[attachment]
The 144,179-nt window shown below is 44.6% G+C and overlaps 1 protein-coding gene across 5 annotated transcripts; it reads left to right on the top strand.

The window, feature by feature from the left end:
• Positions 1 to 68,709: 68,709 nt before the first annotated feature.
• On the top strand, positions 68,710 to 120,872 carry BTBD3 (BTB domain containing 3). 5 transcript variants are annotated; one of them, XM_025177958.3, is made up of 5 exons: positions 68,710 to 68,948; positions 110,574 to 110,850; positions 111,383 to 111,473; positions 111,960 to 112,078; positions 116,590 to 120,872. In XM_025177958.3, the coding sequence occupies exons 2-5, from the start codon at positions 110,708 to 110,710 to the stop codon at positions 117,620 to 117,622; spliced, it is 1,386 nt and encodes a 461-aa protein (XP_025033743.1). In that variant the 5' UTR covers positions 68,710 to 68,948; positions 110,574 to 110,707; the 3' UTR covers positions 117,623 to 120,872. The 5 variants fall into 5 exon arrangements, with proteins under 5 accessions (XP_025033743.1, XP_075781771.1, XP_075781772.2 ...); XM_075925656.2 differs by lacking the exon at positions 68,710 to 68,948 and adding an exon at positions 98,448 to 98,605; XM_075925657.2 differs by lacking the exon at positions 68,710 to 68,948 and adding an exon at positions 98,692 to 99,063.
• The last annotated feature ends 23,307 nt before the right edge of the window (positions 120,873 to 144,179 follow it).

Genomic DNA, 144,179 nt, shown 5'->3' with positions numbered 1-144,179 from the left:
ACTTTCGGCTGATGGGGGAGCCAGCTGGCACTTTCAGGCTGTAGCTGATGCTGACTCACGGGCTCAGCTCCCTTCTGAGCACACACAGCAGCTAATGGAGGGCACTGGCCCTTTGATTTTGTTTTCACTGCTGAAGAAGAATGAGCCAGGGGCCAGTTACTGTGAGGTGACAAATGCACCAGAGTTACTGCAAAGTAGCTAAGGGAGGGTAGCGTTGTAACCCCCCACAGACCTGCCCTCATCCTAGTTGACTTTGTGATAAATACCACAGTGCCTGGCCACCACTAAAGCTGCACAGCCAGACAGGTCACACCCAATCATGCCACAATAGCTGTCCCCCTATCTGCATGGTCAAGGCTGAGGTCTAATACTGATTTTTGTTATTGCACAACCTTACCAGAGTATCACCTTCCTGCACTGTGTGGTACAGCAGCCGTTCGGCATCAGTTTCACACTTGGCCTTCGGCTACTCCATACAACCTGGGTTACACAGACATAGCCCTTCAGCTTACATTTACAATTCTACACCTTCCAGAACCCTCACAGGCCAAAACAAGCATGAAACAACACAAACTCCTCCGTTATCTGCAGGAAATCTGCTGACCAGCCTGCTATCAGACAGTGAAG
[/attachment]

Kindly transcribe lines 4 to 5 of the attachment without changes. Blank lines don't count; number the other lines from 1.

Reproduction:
• On the top strand, positions 68,710 to 120,872 carry BTBD3 (BTB domain containing 3). 5 transcript variants are annotated; one of them, XM_025177958.3, is made up of 5 exons: positions 68,710 to 68,948; positions 110,574 to 110,850; positions 111,383 to 111,473; positions 111,960 to 112,078; positions 116,590 to 120,872. In XM_025177958.3, the coding sequence occupies exons 2-5, from the start codon at positions 110,708 to 110,710 to the stop codon at positions 117,620 to 117,622; spliced, it is 1,386 nt and encodes a 461-aa protein (XP_025033743.1). In that variant the 5' UTR covers positions 68,710 to 68,948; positions 110,574 to 110,707; the 3' UTR covers positions 117,623 to 120,872. The 5 variants fall into 5 exon arrangements, with proteins under 5 accessions (XP_025033743.1, XP_075781771.1, XP_075781772.2 ...); XM_075925656.2 differs by lacking the exon at positions 68,710 to 68,948 and adding an exon at positions 98,448 to 98,605; XM_075925657.2 differs by lacking the exon at positions 68,710 to 68,948 and adding an exon at positions 98,692 to 99,063.
• The last annotated feature ends 23,307 nt before the right edge of the window (positions 120,873 to 144,179 follow it).